The Industrial Revolution
The Industrial Revolution transformed human life by changing methods of manufacturing, the way people made a living, and the products available to them.
The Nature of the Industrial Revolution
The Industrial Revolution took place in England in the late eighteenth and nineteenth centuries. It was made up of four sets of changes: first, the introduction of new technology; second, the use of new mineral sources of energy; third, a concentration of workers in factories; and fourth, new methods of transportation.
The New Industrial Technology
The Industrial Revolution introduced machines to textile manufacturing, iron, printing, papermaking, and engineering industries. The most significant machines were steam engines and the machines used to make cloth.
A.1. Textile Machinery
Until the eighteenth century, the manufacturing of cloth was done by hand. In 1767, James Hargreaves introduced the spinning jenny, which increased the amount of cotton yarn that could be spun. In 1769, Richard Arkwright introduced the water frame, which produced stronger warp yarn. A decade later in 1779, Samuel Crompton combined the jenny and the water frame into one machine called the mule. The mule could produce 300 times as much yarn as a person on a spinning wheel. These machines produced more yarn than weavers could handle until 1787, when Edmund Cartwright invented the power loom. Because of these machines and improvements made to them, English weavers were working 200 times more cotton in 1850 than they had in 1780.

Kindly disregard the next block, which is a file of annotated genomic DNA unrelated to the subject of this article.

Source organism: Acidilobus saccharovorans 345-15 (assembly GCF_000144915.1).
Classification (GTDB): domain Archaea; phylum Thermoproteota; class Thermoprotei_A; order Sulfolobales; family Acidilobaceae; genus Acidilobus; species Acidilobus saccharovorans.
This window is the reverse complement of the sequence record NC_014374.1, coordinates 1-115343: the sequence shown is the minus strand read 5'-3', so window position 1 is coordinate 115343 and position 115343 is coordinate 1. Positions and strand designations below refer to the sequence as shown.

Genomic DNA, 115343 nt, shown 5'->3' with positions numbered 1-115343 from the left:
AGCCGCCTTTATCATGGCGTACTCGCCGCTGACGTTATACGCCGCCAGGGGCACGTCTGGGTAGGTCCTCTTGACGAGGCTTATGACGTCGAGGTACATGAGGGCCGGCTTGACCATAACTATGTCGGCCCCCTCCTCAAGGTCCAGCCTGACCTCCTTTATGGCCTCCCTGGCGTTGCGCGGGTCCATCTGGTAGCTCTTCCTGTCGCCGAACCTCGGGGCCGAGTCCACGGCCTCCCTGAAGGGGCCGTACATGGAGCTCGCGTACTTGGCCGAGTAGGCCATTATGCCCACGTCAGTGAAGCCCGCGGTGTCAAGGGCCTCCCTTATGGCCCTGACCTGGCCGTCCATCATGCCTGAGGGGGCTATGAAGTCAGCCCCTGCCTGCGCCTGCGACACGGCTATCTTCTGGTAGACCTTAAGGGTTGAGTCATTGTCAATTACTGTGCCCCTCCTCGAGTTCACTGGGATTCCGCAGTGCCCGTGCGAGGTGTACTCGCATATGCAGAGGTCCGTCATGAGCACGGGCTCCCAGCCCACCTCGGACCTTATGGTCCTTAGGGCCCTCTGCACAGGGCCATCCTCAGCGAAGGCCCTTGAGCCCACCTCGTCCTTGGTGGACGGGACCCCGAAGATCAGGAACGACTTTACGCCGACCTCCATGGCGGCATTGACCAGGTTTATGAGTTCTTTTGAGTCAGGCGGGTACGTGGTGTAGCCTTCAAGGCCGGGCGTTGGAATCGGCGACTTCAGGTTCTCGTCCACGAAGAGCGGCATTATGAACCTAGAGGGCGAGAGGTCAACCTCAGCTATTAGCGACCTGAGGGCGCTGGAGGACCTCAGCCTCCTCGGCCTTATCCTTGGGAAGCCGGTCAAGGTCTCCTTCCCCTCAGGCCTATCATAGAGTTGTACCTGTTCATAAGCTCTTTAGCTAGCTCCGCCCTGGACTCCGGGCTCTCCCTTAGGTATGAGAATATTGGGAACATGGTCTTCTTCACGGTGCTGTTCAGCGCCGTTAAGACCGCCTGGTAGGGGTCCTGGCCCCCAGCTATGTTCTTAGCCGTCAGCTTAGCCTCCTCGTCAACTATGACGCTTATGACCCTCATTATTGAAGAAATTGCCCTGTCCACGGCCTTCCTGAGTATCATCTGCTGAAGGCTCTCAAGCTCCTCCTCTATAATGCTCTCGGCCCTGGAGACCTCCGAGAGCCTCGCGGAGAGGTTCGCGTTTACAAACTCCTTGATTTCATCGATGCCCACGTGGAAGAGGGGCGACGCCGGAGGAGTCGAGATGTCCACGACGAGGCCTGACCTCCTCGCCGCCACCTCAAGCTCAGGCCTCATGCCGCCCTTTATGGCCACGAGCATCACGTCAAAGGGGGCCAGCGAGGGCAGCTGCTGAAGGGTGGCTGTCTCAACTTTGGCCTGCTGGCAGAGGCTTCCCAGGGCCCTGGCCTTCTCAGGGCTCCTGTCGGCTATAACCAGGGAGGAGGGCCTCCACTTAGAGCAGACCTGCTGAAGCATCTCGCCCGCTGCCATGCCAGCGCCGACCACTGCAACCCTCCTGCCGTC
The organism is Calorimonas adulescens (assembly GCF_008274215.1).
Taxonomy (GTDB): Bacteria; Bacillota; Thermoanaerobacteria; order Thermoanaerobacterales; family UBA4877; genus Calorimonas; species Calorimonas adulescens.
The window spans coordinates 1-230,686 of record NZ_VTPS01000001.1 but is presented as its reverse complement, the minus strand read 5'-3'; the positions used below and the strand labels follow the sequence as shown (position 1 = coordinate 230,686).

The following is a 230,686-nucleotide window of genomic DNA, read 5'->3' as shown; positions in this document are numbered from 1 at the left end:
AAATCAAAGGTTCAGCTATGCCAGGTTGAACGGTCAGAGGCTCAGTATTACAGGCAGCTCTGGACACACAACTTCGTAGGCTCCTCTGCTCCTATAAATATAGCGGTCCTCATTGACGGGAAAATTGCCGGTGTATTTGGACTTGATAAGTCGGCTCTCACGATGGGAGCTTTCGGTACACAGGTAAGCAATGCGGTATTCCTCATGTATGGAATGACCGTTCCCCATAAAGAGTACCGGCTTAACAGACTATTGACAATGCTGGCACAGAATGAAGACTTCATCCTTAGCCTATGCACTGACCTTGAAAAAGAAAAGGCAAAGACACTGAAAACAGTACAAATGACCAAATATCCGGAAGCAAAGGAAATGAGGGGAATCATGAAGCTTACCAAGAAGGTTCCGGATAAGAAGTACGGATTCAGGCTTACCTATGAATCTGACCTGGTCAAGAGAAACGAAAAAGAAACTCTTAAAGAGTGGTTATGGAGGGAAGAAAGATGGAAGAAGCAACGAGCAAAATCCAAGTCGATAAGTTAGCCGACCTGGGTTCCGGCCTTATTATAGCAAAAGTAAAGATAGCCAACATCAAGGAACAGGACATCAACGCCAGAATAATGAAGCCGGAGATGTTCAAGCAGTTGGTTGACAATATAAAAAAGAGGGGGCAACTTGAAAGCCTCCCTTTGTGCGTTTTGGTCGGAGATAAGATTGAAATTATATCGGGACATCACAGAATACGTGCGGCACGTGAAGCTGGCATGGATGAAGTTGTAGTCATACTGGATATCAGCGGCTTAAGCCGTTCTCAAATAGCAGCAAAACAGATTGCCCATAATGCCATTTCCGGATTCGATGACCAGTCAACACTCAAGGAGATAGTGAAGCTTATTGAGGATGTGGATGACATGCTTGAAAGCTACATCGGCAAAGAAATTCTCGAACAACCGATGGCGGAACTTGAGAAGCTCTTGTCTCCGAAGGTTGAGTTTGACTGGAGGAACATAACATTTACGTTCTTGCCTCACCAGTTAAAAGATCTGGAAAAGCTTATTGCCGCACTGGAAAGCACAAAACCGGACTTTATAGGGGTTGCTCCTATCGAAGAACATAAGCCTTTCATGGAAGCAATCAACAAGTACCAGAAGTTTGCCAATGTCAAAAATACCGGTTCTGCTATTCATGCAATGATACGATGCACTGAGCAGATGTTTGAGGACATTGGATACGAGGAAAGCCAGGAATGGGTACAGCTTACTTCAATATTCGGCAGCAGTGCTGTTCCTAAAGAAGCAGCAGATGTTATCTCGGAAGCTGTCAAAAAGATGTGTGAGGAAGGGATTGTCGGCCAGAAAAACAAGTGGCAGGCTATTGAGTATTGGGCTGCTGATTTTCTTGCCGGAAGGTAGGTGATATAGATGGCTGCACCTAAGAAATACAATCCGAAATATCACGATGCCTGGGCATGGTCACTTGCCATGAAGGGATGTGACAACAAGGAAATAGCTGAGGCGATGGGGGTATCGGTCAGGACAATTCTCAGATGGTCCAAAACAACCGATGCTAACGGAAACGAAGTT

A.2. The Steam Engine
Another key invention of the Industrial Revolution was the steam engine, invented by James Watt in 1763, to pump water out of mines. The steam engine was used to raise minerals from mines, provide heat for smelting iron ore, and drive machines in textile mills.
B. Mineral Sources of Energy
Until the eighteenth century, transporta tion of goods was powered by humans or animals. Organic sources of fuel were